BDNF contributes to angiotensin II-mediated reductions in peak voltage-gated K+ current in cultured CATH.a cells

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Abstract

Increased central angiotensin II (Ang II) levels contribute to sympathoexcitation in cardiovascular disease states such as chronic heart failure and hypertension. One mechanism by which Ang II increases neuronal excitability is through a decrease in voltage-gated, rapidly inactivating K+ current (IA); however, little is known about how Ang II signaling results in reduced IA. Brain-derived neurotrophic factor (BDNF) has also been demonstrated to decrease IA and has signaling components common to Ang II. Therefore, we hypothesized that Ang II-mediated suppression of voltage-gated K+ currents is due, in part, to BDNF signaling. Differentiated CATH.a, catecholaminergic cell line treated with BDNF for 2 h exhibited a reduced IA in a manner similar to that of Ang II treatment as demonstrated by whole-cell patch-clamp analysis. Inhibiting BDNF signaling by pretreating neurons with an antibody against BDNF significantly attenuated the Ang II-induced reduction of IA. Inhibition of a common component of both BDNF and Ang II signaling, p38 MAPK, with SB-203580 attenuated the BDNF-mediated reductions in IA. These results implicate the involvement of BDNF signaling in Ang II-induced reductions of IA, which may cause increases in neuronal sensitivity and excitability. We therefore propose that BDNF may be a necessary component of the mechanism by which Ang II reduces IA in CATH.a cells.

Original languageEnglish (US)
Article numbere12598
JournalPhysiological Reports
Volume3
Issue number11
DOIs
StatePublished - Nov 1 2015

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Brain-Derived Neurotrophic Factor
Angiotensin II
p38 Mitogen-Activated Protein Kinases
Cardiovascular Diseases
Heart Failure
Hypertension
Neurons
Cell Line
Antibodies

Keywords

  • AT1R
  • SB-203580
  • TrkB
  • p38 MAPK

ASJC Scopus subject areas

  • Physiology
  • Physiology (medical)

Cite this

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title = "BDNF contributes to angiotensin II-mediated reductions in peak voltage-gated K+ current in cultured CATH.a cells",
abstract = "Increased central angiotensin II (Ang II) levels contribute to sympathoexcitation in cardiovascular disease states such as chronic heart failure and hypertension. One mechanism by which Ang II increases neuronal excitability is through a decrease in voltage-gated, rapidly inactivating K+ current (IA); however, little is known about how Ang II signaling results in reduced IA. Brain-derived neurotrophic factor (BDNF) has also been demonstrated to decrease IA and has signaling components common to Ang II. Therefore, we hypothesized that Ang II-mediated suppression of voltage-gated K+ currents is due, in part, to BDNF signaling. Differentiated CATH.a, catecholaminergic cell line treated with BDNF for 2 h exhibited a reduced IA in a manner similar to that of Ang II treatment as demonstrated by whole-cell patch-clamp analysis. Inhibiting BDNF signaling by pretreating neurons with an antibody against BDNF significantly attenuated the Ang II-induced reduction of IA. Inhibition of a common component of both BDNF and Ang II signaling, p38 MAPK, with SB-203580 attenuated the BDNF-mediated reductions in IA. These results implicate the involvement of BDNF signaling in Ang II-induced reductions of IA, which may cause increases in neuronal sensitivity and excitability. We therefore propose that BDNF may be a necessary component of the mechanism by which Ang II reduces IA in CATH.a cells.",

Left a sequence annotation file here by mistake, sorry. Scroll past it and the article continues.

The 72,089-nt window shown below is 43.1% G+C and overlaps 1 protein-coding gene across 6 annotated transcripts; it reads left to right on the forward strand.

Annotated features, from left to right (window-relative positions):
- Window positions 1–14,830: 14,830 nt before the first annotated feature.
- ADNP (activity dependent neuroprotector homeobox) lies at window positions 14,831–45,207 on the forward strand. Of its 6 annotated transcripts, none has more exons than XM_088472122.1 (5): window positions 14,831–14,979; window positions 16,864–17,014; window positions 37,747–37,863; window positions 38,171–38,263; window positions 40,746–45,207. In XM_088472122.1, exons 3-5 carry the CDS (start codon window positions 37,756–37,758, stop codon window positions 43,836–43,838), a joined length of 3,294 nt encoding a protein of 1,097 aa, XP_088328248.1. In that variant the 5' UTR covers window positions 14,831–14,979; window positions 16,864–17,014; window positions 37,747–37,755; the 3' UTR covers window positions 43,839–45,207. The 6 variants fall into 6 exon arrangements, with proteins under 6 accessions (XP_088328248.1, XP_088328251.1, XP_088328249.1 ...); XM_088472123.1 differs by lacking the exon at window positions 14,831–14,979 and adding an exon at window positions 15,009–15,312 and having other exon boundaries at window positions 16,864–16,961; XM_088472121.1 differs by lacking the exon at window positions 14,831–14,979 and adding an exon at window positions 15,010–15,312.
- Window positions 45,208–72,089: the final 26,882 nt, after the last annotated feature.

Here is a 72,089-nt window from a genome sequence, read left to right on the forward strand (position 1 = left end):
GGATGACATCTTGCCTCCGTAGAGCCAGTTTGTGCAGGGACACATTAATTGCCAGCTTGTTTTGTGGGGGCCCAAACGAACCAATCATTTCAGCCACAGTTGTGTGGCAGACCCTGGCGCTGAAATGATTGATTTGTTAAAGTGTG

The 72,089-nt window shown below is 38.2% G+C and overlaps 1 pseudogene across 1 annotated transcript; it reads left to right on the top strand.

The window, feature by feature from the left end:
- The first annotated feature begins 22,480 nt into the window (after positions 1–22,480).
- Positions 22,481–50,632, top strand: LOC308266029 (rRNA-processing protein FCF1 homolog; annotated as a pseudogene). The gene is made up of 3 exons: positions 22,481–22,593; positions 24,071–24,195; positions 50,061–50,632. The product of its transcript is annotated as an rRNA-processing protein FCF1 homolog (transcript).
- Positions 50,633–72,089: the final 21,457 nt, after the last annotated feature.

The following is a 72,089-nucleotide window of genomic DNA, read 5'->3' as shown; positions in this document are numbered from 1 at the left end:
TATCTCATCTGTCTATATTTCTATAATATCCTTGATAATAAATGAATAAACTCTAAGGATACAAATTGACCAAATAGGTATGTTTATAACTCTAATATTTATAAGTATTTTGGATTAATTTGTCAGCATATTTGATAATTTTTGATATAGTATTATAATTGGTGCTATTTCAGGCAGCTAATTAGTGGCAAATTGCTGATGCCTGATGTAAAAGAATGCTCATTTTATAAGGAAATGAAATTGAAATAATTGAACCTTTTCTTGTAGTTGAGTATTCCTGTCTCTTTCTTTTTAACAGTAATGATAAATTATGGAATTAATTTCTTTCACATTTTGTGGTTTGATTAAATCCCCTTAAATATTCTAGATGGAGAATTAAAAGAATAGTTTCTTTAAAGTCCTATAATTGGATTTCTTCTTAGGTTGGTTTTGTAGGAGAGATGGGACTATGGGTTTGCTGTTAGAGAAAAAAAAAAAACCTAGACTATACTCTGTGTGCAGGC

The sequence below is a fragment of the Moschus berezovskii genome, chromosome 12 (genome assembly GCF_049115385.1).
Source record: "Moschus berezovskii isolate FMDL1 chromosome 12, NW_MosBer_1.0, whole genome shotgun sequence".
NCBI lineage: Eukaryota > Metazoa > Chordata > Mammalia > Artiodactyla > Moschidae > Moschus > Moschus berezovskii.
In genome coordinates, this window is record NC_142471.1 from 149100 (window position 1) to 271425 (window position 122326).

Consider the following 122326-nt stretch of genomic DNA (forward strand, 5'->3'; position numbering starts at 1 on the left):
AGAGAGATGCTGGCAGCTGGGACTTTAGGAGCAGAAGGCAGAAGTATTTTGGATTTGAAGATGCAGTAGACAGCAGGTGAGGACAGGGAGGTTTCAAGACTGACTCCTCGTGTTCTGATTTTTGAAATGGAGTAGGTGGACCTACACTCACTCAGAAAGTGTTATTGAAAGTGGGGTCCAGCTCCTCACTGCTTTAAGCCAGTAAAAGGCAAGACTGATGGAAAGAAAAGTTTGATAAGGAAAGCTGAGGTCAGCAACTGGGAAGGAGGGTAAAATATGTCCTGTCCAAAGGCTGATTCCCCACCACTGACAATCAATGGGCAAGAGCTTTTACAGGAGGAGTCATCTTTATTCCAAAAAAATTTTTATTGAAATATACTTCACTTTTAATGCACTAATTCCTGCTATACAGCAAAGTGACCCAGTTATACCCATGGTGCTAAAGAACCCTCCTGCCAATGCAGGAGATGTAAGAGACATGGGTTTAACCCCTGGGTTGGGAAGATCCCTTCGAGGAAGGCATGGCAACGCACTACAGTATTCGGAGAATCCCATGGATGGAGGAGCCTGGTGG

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author = "Becker, {Bryan K.} and Hanjun Wang and Changhai Tian and Zucker, {Irving H}",
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AU - Zucker, Irving H

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AB - Increased central angiotensin II (Ang II) levels contribute to sympathoexcitation in cardiovascular disease states such as chronic heart failure and hypertension. One mechanism by which Ang II increases neuronal excitability is through a decrease in voltage-gated, rapidly inactivating K+ current (IA); however, little is known about how Ang II signaling results in reduced IA. Brain-derived neurotrophic factor (BDNF) has also been demonstrated to decrease IA and has signaling components common to Ang II. Therefore, we hypothesized that Ang II-mediated suppression of voltage-gated K+ currents is due, in part, to BDNF signaling. Differentiated CATH.a, catecholaminergic cell line treated with BDNF for 2 h exhibited a reduced IA in a manner similar to that of Ang II treatment as demonstrated by whole-cell patch-clamp analysis. Inhibiting BDNF signaling by pretreating neurons with an antibody against BDNF significantly attenuated the Ang II-induced reduction of IA. Inhibition of a common component of both BDNF and Ang II signaling, p38 MAPK, with SB-203580 attenuated the BDNF-mediated reductions in IA. These results implicate the involvement of BDNF signaling in Ang II-induced reductions of IA, which may cause increases in neuronal sensitivity and excitability. We therefore propose that BDNF may be a necessary component of the mechanism by which Ang II reduces IA in CATH.a cells.

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